December, 2012

  • The Old New Thing

    Why do I sometimes get classic buttons and sometimes themed buttons depending on the host process?

    • 20 Comments

    A customer reported that their printer configuration property sheet page looked different depending on the host process. In some processes, the printer configuration dialog had the classic look of Windows 2000, but in other processes it has the themed look of Windows XP and later versions.

    The printer driver calls the Create­Property­Sheet­PageW to create the property sheet page that contains the push-button, radio-button, and other controls. We've confirmed that we call the function with the same parameters each time, but the results are different depending on which program is doing the printing. We've confirmed that both applications are using version 6.0 of the common controls library. Can you provide pointers for investigating why we are getting the old-school look sometimes?

    It's clear that the problem is that the property sheet page is being created with a different activation context depending on the host process. If the activation context is a v6 context, then you get the themed buttons; if the activation context is a v5 context, then you get the classic buttons. The fact that version 6.0 of the common controls library is loaded by the process is not relevant; what's relevant is which version is active at the time the dialog is created, since that's the time the class names are resolved.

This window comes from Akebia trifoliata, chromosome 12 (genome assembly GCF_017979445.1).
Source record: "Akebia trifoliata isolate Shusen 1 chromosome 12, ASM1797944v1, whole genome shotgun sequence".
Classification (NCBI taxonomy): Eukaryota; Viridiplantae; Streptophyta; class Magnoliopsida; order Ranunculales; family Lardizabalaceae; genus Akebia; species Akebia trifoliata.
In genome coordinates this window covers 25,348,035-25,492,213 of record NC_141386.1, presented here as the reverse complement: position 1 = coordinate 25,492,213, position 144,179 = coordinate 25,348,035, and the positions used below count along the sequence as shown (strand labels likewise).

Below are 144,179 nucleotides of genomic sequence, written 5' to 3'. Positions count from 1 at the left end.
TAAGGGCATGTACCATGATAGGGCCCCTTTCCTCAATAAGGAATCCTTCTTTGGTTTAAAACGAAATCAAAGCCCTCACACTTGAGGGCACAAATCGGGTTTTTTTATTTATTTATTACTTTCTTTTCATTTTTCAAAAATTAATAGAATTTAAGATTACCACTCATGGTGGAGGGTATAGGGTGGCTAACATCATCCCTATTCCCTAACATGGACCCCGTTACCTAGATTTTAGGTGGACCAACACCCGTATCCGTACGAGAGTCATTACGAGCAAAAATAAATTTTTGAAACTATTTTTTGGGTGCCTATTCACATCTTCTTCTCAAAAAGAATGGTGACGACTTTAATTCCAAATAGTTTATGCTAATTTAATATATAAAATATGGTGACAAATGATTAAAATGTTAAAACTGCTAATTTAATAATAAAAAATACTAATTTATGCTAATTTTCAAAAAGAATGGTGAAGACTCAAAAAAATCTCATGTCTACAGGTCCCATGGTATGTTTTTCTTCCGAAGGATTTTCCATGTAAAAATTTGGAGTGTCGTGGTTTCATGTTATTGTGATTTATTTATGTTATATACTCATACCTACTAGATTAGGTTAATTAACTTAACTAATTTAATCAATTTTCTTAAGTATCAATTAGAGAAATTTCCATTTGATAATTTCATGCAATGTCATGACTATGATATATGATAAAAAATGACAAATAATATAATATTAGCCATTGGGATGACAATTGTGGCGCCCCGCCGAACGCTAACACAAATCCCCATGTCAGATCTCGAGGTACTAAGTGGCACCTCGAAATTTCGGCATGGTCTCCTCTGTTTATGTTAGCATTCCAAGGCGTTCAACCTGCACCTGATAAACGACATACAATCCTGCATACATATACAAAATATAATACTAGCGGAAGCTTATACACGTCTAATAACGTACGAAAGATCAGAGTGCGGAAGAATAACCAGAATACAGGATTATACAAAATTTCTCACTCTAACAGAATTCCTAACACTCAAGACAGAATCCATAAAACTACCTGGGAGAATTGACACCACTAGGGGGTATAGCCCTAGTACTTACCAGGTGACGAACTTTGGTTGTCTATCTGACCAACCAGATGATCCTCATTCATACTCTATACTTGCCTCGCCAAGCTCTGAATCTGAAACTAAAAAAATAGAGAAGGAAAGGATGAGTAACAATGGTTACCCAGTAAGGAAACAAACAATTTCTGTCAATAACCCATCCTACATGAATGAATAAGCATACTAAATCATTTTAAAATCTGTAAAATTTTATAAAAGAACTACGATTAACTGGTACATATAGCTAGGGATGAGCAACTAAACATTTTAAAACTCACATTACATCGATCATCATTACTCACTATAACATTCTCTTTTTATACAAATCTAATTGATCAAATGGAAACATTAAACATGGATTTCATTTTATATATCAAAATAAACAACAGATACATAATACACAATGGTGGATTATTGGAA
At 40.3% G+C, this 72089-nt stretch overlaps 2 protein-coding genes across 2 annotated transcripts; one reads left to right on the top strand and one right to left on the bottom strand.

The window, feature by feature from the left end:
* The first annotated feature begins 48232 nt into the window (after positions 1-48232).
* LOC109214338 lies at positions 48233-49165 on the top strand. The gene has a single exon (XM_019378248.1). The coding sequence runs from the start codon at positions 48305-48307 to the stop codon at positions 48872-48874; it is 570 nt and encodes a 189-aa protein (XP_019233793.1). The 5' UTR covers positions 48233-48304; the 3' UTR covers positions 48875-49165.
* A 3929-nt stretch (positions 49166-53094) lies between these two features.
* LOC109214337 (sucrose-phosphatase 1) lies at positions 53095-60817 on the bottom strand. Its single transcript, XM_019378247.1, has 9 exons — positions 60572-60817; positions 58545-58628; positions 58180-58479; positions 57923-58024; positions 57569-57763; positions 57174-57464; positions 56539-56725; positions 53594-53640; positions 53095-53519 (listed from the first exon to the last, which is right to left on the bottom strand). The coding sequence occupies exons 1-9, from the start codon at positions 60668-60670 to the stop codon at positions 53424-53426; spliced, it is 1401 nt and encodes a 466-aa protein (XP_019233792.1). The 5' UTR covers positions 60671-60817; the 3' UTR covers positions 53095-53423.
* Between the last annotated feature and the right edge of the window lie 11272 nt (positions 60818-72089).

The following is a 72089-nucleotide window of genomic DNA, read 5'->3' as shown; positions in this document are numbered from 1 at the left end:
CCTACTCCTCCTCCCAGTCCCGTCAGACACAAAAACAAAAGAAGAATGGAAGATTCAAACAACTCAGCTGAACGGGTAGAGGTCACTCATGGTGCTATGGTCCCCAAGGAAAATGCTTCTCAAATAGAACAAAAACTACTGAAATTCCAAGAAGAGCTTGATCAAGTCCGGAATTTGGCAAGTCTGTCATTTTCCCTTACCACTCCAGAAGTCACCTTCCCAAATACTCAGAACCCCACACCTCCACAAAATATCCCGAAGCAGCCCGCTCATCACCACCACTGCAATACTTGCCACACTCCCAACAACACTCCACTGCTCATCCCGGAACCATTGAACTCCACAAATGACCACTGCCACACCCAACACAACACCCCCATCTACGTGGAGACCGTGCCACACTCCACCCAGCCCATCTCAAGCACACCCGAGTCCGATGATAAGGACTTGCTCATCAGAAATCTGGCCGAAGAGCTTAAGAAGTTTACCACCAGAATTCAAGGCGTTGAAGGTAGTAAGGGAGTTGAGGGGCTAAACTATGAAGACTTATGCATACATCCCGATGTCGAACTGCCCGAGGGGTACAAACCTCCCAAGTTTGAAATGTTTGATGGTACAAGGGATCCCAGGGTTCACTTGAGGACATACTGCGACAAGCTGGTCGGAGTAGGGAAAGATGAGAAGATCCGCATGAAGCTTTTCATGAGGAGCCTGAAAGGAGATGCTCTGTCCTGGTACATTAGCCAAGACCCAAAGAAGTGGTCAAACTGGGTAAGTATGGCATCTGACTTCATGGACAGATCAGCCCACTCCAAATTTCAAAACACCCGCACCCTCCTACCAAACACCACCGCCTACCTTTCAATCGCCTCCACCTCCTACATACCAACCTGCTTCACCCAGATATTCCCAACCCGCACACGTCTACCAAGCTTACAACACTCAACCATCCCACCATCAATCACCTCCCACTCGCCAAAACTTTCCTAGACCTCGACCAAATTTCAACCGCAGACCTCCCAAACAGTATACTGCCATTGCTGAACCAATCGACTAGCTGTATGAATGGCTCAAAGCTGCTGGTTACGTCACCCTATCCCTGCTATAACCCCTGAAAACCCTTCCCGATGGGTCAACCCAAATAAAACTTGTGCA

If the problem were with a regular dialog box, then you can explicitly activate the v6 context before calling Dialog­Box, or you can use isolation awareness to have the activation code generated for you.